Intrinsic vs. extrinsic incentives for reform: An informational mechanism of E(M)U conditionality
Author(s): Nikitas Konstantinidis, Yiannis Karagiannis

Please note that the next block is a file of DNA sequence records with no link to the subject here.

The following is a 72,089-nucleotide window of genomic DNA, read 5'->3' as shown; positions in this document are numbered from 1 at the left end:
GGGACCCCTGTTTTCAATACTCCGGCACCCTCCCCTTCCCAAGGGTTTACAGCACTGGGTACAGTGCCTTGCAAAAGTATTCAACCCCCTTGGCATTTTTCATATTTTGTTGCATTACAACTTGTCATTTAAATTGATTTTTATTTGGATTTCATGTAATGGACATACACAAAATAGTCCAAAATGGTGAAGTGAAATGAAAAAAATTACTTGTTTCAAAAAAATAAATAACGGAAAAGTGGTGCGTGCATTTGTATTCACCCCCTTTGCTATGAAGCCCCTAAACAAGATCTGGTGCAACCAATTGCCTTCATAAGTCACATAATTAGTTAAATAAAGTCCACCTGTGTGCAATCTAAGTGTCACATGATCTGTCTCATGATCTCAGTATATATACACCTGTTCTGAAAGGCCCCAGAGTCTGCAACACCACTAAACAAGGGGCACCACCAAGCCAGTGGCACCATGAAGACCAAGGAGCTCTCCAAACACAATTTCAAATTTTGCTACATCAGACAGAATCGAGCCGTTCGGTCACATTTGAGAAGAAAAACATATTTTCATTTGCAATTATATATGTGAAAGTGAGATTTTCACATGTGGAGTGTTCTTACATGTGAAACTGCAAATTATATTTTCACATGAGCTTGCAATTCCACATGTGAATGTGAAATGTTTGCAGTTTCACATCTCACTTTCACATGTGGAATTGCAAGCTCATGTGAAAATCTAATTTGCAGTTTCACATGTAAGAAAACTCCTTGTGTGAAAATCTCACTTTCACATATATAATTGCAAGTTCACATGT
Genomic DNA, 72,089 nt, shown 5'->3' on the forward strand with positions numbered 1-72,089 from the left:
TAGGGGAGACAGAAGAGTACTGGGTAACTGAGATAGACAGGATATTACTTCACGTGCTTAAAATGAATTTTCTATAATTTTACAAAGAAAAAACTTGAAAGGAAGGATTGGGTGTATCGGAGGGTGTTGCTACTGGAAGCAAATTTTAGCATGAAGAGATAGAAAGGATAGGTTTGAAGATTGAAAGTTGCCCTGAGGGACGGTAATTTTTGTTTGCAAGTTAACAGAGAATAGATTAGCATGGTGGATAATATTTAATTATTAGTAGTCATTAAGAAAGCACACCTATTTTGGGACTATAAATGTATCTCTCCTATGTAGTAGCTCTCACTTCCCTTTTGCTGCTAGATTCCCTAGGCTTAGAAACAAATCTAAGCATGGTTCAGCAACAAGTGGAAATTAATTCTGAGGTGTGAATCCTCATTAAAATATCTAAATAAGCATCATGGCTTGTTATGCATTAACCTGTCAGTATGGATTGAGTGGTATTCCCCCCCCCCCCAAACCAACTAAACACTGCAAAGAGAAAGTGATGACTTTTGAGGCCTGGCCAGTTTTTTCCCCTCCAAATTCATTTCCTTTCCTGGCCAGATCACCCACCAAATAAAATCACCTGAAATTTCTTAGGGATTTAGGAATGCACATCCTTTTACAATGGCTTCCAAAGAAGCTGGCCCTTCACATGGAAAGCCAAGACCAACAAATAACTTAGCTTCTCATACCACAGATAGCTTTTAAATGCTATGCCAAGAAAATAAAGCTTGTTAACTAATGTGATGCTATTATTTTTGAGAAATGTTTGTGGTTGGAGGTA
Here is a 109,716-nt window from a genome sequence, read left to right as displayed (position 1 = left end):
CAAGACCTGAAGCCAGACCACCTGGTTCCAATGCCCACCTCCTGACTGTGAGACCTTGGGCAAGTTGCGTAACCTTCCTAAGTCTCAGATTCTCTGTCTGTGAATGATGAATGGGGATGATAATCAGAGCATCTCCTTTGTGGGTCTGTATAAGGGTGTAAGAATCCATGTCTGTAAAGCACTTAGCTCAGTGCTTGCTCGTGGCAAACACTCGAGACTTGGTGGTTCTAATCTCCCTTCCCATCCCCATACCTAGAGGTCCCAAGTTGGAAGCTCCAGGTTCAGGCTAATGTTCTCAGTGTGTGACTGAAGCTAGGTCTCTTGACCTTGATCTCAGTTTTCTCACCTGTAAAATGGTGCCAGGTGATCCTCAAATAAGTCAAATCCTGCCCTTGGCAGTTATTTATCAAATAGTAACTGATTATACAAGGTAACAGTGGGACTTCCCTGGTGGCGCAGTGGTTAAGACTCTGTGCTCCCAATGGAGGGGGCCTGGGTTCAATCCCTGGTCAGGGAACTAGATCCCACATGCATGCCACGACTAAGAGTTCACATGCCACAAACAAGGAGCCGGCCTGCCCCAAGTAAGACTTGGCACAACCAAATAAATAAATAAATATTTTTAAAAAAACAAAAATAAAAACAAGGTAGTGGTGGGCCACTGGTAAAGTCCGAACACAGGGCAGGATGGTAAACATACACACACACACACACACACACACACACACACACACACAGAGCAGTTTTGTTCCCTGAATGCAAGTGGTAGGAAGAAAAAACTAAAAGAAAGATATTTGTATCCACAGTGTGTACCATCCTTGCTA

How does the prospect of accession to an international union affect a non-member-state government’s incentives to implement political and economic liberalization reforms? To answer this question, we propose an informational mechanism of international union accession conditionality drawing on Bénabou and Tirole’s (The Review of Economic Studies, 70, 489–520, 2003) formalization of intrinsic and extrinsic motivation. In a Bayesian game of union accession between a supranational principal (e.g., EU Commission) and a national agent (e.g., the government of the target country), we find that the extrinsic bonus of post-accession transfers may on the one hand reinforce the agent’s short-term incentives to meet the accession criteria but on the other hand can also “crowd out” its intrinsic motivation to liberalize and comply with the union’s acquis in the long run. As a result, we expect that (i) net-recipient countries’ post-accession pace of reform may decline or even turn negative over time (temporal effect), (ii) the crowding-out effect will be stronger for countries that enjoy higher levels of distributive net transfers and those that go through a lengthier negotiation period (spatial effect), and (iii) early liberalizers are ex ante more likely to be officially selected as union candidate members, accept the accession contract, and implement the required reforms. We illustrate the theoretical mechanism and dynamics of the model with anecdotal evidence from two paired comparisons in respect to the effects of economic conditionality attached to EMU accession (Greece vs. Spain) and political conditionality attached to EU accession (Hungary vs. Estonia).